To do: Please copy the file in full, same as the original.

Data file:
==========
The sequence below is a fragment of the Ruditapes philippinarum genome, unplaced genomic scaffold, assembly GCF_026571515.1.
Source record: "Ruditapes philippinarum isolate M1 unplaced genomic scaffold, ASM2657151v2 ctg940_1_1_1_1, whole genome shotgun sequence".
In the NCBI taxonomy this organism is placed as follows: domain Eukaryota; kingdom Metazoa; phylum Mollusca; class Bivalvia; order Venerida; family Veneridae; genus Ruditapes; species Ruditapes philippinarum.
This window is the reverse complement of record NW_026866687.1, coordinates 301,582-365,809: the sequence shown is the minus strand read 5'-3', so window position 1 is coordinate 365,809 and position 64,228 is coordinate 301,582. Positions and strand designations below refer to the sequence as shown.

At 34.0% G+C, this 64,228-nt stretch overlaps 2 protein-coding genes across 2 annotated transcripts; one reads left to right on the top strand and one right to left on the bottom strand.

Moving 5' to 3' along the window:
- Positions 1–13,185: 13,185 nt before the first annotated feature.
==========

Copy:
The sequence below is a fragment of the Ruditapes philippinarum genome, unplaced genomic scaffold, assembly GCF_026571515.1.
Source record: "Ruditapes philippinarum isolate M1 unplaced genomic scaffold, ASM2657151v2 ctg940_1_1_1_1, whole genome shotgun sequence".
In the NCBI taxonomy this organism is placed as follows: domain Eukaryota; kingdom Metazoa; phylum Mollusca; class Bivalvia; order Venerida; family Veneridae; genus Ruditapes; species Ruditapes philippinarum.
This window is the reverse complement of record NW_026866687.1, coordinates 301,582-365,809: the sequence shown is the minus strand read 5'-3', so window position 1 is coordinate 365,809 and position 64,228 is coordinate 301,582. Positions and strand designations below refer to the sequence as shown.

At 34.0% G+C, this 64,228-nt stretch overlaps 2 protein-coding genes across 2 annotated transcripts; one reads left to right on the top strand and one right to left on the bottom strand.

Moving 5' to 3' along the window:
- Positions 1–13,185: 13,185 nt before the first annotated feature.